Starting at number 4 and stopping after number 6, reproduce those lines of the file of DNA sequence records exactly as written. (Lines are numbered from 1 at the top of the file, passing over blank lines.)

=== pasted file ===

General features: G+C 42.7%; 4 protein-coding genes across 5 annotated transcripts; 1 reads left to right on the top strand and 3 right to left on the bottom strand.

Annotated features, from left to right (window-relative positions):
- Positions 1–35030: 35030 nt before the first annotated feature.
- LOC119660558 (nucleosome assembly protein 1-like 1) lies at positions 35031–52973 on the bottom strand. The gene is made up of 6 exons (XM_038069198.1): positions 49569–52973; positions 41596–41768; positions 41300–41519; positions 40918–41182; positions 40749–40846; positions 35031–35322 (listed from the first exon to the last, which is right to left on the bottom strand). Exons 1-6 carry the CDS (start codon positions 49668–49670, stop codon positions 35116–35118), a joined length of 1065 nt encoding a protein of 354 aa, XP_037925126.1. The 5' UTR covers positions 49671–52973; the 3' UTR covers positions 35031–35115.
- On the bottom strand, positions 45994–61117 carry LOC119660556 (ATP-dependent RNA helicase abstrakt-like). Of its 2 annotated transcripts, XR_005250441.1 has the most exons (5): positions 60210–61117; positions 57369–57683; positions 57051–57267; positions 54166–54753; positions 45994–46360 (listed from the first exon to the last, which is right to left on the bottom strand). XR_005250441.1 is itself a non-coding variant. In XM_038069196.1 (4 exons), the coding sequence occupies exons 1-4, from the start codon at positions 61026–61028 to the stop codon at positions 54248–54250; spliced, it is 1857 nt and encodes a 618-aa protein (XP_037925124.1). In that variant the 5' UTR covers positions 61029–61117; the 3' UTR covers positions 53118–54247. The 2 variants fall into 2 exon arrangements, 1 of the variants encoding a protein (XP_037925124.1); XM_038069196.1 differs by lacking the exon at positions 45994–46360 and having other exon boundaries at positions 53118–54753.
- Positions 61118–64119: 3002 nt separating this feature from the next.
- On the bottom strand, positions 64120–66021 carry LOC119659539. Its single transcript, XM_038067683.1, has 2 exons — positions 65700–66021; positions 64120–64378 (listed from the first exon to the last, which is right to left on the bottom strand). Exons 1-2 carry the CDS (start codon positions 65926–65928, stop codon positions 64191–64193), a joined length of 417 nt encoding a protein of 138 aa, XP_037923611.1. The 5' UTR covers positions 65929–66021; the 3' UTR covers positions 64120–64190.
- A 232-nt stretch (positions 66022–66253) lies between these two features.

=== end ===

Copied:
- LOC119660558 (nucleosome assembly protein 1-like 1) lies at positions 35031–52973 on the bottom strand. The gene is made up of 6 exons (XM_038069198.1): positions 49569–52973; positions 41596–41768; positions 41300–41519; positions 40918–41182; positions 40749–40846; positions 35031–35322 (listed from the first exon to the last, which is right to left on the bottom strand). Exons 1-6 carry the CDS (start codon positions 49668–49670, stop codon positions 35116–35118), a joined length of 1065 nt encoding a protein of 354 aa, XP_037925126.1. The 5' UTR covers positions 49671–52973; the 3' UTR covers positions 35031–35115.
- On the bottom strand, positions 45994–61117 carry LOC119660556 (ATP-dependent RNA helicase abstrakt-like). Of its 2 annotated transcripts, XR_005250441.1 has the most exons (5): positions 60210–61117; positions 57369–57683; positions 57051–57267; positions 54166–54753; positions 45994–46360 (listed from the first exon to the last, which is right to left on the bottom strand). XR_005250441.1 is itself a non-coding variant. In XM_038069196.1 (4 exons), the coding sequence occupies exons 1-4, from the start codon at positions 61026–61028 to the stop codon at positions 54248–54250; spliced, it is 1857 nt and encodes a 618-aa protein (XP_037925124.1). In that variant the 5' UTR covers positions 61029–61117; the 3' UTR covers positions 53118–54247. The 2 variants fall into 2 exon arrangements, 1 of the variants encoding a protein (XP_037925124.1); XM_038069196.1 differs by lacking the exon at positions 45994–46360 and having other exon boundaries at positions 53118–54753.
- Positions 61118–64119: 3002 nt separating this feature from the next.